Russia and Bangladesh have agreed to ban it outright. Canada is taking a more deliberate and thoughtful look at Bitcoin under the tutelage of legendary Bitcoin wizard Andreas Antonopoulos. Ecuador is trying to head off Bitcoin through a digital version of their fiat currency. And China can't decide if it hates Bitcoin because the citizens want it, or because they can't control the market by force. Now Japan has weighed in on the matter, and their response to Bitcoin may surprise everyone.
As originally reported by Kevin Cruz, Japan has taken the most unexpected of government stances on Bitcoin. If any nation should have a bone to pick with Bitcoin, it should be Japan, given the Mt. Gox bubble burst quite loudly on their watch within the Shibuya, Tokyo's Cerulean Tower. Over 800,000 Bitcoins were embezzled, lost, or stolen by the time Mt. Gox closed it's doors in February and filed for bankruptcy. An estimated US Dollar value of almost half a billion dollars in Bitcoin (at that time) had vanished. Japan was caught in the crossfire of this epic exchange failure, the largest in Bitcoin history, and many of it's citizens were seriously affected, and still have not recovered. Yet, Japan doesn't seem to hold a grudge. In fact, it seems they see an opportunity that many nation-states currently are too blind or confused to see.
Goals for JADA going forward include:
“LDP would like to make Japan the most Bitcoin friendly country,” says So Saito, legal counsel for JADA. “The Bitcoin industry is still quite young and there are many new startups. If we require high standards for entry to JADA, small companies may not be able to join. However, if we require low standards, others (consumers, banks and so on) will not trust JADA, and Bitcoin. Balance is always important. Bitcoin has huge potential and many new companies enter the industry. I expect more than 100 companies will be members of JADA in three years.”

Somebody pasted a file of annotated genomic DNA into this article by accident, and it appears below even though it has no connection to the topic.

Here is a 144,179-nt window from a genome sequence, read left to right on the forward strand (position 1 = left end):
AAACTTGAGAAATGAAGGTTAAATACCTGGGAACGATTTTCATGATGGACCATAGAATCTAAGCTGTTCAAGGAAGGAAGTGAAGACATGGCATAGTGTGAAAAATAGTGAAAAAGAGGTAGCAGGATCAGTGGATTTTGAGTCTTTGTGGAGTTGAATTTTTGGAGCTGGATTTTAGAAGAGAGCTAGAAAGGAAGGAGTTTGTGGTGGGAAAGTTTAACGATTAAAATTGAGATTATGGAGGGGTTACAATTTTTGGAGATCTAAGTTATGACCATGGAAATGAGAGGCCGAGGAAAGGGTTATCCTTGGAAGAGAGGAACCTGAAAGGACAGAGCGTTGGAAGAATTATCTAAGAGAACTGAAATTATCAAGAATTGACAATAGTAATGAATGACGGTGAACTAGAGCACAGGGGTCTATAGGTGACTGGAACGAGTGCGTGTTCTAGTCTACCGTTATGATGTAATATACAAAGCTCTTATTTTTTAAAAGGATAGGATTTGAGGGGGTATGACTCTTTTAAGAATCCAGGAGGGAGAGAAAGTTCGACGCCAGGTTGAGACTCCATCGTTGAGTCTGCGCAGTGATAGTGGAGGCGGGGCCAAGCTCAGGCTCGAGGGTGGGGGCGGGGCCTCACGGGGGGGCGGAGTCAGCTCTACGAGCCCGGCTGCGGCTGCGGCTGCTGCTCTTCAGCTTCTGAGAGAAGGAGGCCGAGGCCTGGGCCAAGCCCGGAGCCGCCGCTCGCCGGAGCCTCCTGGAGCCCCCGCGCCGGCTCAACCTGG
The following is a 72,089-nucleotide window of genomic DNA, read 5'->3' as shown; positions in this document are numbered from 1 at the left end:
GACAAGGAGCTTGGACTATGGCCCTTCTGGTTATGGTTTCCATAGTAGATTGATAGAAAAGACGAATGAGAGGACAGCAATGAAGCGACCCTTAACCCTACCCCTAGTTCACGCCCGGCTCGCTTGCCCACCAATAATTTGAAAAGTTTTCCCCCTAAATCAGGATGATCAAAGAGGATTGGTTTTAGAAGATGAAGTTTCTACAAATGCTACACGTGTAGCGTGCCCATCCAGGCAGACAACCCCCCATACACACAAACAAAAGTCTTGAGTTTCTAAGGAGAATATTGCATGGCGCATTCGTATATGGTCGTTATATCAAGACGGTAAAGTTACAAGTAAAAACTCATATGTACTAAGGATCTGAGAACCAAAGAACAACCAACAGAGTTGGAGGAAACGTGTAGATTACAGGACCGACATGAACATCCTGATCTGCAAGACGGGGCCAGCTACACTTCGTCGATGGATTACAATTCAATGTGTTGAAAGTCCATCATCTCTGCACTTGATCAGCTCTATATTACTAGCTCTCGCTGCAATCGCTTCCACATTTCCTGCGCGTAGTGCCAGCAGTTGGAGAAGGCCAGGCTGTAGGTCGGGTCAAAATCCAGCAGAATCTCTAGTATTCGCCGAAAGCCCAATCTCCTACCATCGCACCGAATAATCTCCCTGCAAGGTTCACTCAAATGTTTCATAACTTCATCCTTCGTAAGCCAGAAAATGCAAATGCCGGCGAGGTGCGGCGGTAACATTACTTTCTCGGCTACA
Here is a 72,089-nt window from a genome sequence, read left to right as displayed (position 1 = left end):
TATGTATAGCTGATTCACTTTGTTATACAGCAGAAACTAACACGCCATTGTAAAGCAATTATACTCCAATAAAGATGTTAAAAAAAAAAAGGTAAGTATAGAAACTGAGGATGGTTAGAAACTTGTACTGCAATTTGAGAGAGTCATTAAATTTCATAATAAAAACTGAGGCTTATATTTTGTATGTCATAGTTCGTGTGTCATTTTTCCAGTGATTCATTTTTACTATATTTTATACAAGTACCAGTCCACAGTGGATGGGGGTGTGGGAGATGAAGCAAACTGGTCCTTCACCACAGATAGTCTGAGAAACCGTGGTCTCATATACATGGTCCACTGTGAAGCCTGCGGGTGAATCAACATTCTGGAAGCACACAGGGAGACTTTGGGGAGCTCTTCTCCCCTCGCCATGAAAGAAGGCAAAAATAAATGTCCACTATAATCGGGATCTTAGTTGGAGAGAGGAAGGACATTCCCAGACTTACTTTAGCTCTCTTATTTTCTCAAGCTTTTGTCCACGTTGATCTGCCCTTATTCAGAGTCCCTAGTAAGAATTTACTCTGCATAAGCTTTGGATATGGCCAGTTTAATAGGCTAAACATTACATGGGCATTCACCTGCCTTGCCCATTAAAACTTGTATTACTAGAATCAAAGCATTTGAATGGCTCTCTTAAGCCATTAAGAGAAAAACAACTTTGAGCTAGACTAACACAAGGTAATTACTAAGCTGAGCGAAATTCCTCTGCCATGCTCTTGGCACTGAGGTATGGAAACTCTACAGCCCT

Back in March, just after the Mt. Gox debacle, Japan ruled that banks will be separate from Bitcoin by regulation, as Bitcoin would not be officially deemed a bond or a currency. Any "company" that sells Bitcoin would be subject to a 8% "Consumption Tax". Individuals who trade Bitcoins, on the other hand, would not be so taxed.
This pragmatic approach, where those who know the protocol best will manage its growth, at least initially, should be applauded by the Bitcoin community. The Japanese government would be plenty justified to take a hard-line approach to Bitcoin, even if it suffered nothing more than a bank failure, which is commonplace with fiat currencies. The overreaction of other nations may have given Japan an opportunity to leverage the technology, and help it work within their highly technically advanced society as an asset, not an innovation to fear.
Japan's economy is in dire straits, with a gross government debt-to-GDP ratio of almost 238% dwarfs even recently insolvent Greece. The government has said they will double the fiat currency supply of yen, creating a textbook situation of hyper-inflation going forward. Bitcoin may be seen as a shot in the dark. An economic project they can nurture to maybe someday use to get out of their chronic mismanagement through the classically flawed Keynesian economic model. Anything is better than where they're headed financially. When other nations take a step back from "The Future of Money", Japan steps forward. Bravo!
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Last modified (UTC): October 23, 2014 7:21 PM